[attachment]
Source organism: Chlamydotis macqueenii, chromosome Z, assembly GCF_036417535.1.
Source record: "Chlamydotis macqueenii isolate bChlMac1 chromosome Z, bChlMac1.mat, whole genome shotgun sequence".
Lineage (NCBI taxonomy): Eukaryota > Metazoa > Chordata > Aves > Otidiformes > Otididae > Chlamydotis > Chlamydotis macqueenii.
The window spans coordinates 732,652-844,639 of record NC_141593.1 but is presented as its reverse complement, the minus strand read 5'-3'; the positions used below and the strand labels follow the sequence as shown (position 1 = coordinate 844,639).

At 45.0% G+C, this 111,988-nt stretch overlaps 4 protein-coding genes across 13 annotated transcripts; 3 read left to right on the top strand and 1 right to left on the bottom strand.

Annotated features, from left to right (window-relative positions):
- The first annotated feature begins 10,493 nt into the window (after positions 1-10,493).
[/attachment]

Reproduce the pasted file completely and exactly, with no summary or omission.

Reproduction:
Source organism: Chlamydotis macqueenii, chromosome Z, assembly GCF_036417535.1.
Source record: "Chlamydotis macqueenii isolate bChlMac1 chromosome Z, bChlMac1.mat, whole genome shotgun sequence".
Lineage (NCBI taxonomy): Eukaryota > Metazoa > Chordata > Aves > Otidiformes > Otididae > Chlamydotis > Chlamydotis macqueenii.
The window spans coordinates 732,652-844,639 of record NC_141593.1 but is presented as its reverse complement, the minus strand read 5'-3'; the positions used below and the strand labels follow the sequence as shown (position 1 = coordinate 844,639).

At 45.0% G+C, this 111,988-nt stretch overlaps 4 protein-coding genes across 13 annotated transcripts; 3 read left to right on the top strand and 1 right to left on the bottom strand.

Annotated features, from left to right (window-relative positions):
- The first annotated feature begins 10,493 nt into the window (after positions 1-10,493).